Pope Francis has provoked the anger of the Turkish government with his denunciation of the mass killings of Armenians during the World War I as a "genocide," with Turkey blasting his "crusader mentality" on Sunday.
At the start of his three-day trip to Armenia on Friday, Francis used the controversial term to describe the killings of up to 1.5 million Armenians by Turkish Ottoman troops during 1915-16.
Turkey strongly denies the term "genocide," saying the number is inflated.
When Francis used the term a year ago, during a special remembrance Mass in St Peter's Basilica, Turkey recalled its ambassador and accused the pope of speaking "nonsense."
The pope's latest declaration was "very unfortunate" and testament to the Holy See's "crusader mentality," Turkey's Deputy Prime Minister Nurettin Canikli was quoted as saying by the Anadolu news agency.
"The declaration is not objective," Canikli said.
However, the Vatican had emphasised the pope neither wanted nor expected a dispute with Turkey over the issue.
Before travelling back to Rome from Armenia on Sunday, Francis was due to release a peace dove outside a church near the closed Turkish border.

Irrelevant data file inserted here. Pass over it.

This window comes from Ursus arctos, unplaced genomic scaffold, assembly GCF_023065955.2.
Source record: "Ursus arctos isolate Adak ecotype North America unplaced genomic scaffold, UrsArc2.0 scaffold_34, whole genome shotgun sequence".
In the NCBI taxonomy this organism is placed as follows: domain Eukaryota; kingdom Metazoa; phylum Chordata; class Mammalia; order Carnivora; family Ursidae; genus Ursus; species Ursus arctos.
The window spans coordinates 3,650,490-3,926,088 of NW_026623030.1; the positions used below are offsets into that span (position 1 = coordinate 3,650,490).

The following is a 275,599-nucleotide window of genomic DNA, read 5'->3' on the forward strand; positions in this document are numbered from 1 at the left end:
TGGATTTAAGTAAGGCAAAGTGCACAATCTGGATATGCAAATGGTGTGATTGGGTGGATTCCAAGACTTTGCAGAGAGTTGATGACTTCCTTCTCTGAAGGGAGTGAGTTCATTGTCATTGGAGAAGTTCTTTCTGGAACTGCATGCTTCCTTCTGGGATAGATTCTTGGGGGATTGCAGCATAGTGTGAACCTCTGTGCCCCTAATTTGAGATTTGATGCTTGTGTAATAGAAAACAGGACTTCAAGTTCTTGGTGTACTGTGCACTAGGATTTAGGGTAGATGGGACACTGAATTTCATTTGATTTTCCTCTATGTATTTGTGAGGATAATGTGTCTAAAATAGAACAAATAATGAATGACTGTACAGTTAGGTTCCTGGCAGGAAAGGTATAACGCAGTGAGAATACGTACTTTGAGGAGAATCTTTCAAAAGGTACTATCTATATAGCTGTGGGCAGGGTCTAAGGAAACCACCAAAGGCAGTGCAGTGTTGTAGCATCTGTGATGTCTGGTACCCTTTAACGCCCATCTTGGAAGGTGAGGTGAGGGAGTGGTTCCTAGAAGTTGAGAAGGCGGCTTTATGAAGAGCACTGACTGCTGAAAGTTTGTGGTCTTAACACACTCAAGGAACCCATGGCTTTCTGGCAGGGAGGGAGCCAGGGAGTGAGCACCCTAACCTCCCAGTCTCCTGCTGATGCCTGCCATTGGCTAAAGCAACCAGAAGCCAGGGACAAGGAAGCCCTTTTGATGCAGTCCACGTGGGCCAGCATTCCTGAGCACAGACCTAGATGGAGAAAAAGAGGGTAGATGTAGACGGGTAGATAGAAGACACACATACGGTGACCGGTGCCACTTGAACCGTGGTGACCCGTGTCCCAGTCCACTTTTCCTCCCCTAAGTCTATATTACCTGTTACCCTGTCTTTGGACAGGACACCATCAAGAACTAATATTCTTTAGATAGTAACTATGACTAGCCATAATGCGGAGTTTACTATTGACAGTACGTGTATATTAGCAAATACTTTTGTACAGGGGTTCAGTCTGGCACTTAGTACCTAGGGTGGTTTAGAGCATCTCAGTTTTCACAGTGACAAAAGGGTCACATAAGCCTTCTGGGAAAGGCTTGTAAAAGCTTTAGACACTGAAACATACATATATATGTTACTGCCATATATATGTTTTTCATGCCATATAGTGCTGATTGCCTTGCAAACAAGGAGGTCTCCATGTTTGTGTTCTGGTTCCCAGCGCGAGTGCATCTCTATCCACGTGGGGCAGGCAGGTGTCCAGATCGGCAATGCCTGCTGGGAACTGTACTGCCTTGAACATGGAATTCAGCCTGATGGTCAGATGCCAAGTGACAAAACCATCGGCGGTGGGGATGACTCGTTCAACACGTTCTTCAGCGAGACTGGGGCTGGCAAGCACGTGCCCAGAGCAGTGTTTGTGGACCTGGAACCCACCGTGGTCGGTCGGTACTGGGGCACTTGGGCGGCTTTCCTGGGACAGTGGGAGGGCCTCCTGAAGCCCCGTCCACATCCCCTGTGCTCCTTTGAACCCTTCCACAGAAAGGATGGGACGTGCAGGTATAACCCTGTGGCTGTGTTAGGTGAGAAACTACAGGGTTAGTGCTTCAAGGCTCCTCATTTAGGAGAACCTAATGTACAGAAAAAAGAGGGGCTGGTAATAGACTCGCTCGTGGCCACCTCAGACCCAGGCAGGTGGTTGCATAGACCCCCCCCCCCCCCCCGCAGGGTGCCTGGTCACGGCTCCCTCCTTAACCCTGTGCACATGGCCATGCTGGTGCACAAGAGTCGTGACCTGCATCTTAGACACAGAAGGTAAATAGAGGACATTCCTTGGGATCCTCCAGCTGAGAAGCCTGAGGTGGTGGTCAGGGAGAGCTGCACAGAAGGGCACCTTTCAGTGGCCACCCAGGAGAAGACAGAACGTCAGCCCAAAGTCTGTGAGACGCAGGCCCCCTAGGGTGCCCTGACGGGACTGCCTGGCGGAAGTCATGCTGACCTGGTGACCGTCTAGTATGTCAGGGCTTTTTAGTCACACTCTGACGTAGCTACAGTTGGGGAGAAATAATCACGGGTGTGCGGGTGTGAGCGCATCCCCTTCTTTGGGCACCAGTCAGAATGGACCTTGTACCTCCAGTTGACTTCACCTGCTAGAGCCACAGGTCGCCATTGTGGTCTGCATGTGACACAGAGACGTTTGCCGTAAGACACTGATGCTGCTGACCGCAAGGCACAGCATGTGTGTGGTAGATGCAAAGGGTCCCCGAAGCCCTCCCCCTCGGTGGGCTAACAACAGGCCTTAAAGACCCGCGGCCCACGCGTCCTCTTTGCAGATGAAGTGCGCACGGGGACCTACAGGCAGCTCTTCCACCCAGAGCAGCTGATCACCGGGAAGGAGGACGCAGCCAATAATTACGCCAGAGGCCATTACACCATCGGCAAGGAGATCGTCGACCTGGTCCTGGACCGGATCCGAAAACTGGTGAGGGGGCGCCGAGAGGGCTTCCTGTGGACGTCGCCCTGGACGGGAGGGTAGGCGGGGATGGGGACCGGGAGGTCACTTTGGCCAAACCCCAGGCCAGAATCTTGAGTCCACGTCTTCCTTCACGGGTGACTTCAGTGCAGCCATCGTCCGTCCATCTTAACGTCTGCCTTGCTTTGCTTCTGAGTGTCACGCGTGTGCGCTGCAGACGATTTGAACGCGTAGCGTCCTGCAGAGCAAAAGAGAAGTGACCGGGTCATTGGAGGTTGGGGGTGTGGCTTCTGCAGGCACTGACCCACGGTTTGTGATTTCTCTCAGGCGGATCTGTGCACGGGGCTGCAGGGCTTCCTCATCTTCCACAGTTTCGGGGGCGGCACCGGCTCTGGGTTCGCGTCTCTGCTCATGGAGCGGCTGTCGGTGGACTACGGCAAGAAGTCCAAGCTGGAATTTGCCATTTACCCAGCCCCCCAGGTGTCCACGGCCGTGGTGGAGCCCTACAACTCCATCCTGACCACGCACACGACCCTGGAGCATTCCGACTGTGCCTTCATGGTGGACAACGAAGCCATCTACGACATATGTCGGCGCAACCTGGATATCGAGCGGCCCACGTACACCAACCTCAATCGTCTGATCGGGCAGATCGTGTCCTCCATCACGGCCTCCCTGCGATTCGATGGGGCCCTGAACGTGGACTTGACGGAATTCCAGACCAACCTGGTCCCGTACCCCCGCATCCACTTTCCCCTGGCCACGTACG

Francis on Saturday had called on neighbours Armenia and Turkey to lay aside their differences and also expressed his hopes for peace in the Caucasus region during an ecumenical prayer service in the Armenian capital Yerevan.
"May God bless your future and grant that the people of Armenia and Turkey take up again the path of reconciliation, and may peace also spring forth in Nagorno-Karabakh," the 79-year-old pontiff said.
As well as with Ankara, Armenia has difficult relations with Azerbaijan, another neighbour. The two nations have rival claims to Nagorno-Karabakh, an Armenian enclave in Azeri territory where violence broke out in April, killing at least 120 people.
Armenia has a special place in Christianity because it was the first nation to adopt it as a state religion, in 301 AD. John Paul II was the last pope to visit it in 2001, to mark the 1,700th anniversary of the country's conversion.